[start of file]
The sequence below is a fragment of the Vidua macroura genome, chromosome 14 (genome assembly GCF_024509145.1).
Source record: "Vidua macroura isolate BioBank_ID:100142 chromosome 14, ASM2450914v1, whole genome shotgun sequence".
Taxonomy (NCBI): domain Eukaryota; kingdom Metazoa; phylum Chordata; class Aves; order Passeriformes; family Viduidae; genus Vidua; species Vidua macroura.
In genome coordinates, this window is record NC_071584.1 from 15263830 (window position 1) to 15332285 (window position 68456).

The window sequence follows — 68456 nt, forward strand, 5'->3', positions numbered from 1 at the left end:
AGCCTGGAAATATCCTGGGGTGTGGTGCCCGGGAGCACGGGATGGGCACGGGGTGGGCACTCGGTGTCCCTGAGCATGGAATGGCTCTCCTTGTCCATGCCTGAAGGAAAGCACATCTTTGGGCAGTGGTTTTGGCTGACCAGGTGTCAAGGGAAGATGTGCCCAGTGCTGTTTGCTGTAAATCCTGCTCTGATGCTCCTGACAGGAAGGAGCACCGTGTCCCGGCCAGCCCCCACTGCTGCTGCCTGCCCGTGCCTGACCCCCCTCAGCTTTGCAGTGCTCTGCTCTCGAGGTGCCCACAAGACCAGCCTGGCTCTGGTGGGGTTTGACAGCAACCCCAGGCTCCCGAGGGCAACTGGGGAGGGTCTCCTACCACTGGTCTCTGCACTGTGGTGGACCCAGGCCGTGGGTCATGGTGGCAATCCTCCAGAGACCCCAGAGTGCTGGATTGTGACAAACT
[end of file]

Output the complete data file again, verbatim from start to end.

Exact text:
The sequence below is a fragment of the Vidua macroura genome, chromosome 14 (genome assembly GCF_024509145.1).
Source record: "Vidua macroura isolate BioBank_ID:100142 chromosome 14, ASM2450914v1, whole genome shotgun sequence".
Taxonomy (NCBI): domain Eukaryota; kingdom Metazoa; phylum Chordata; class Aves; order Passeriformes; family Viduidae; genus Vidua; species Vidua macroura.
In genome coordinates, this window is record NC_071584.1 from 15263830 (window position 1) to 15332285 (window position 68456).

The window sequence follows — 68456 nt, forward strand, 5'->3', positions numbered from 1 at the left end:
AGCCTGGAAATATCCTGGGGTGTGGTGCCCGGGAGCACGGGATGGGCACGGGGTGGGCACTCGGTGTCCCTGAGCATGGAATGGCTCTCCTTGTCCATGCCTGAAGGAAAGCACATCTTTGGGCAGTGGTTTTGGCTGACCAGGTGTCAAGGGAAGATGTGCCCAGTGCTGTTTGCTGTAAATCCTGCTCTGATGCTCCTGACAGGAAGGAGCACCGTGTCCCGGCCAGCCCCCACTGCTGCTGCCTGCCCGTGCCTGACCCCCCTCAGCTTTGCAGTGCTCTGCTCTCGAGGTGCCCACAAGACCAGCCTGGCTCTGGTGGGGTTTGACAGCAACCCCAGGCTCCCGAGGGCAACTGGGGAGGGTCTCCTACCACTGGTCTCTGCACTGTGGTGGACCCAGGCCGTGGGTCATGGTGGCAATCCTCCAGAGACCCCAGAGTGCTGGATTGTGACAAACT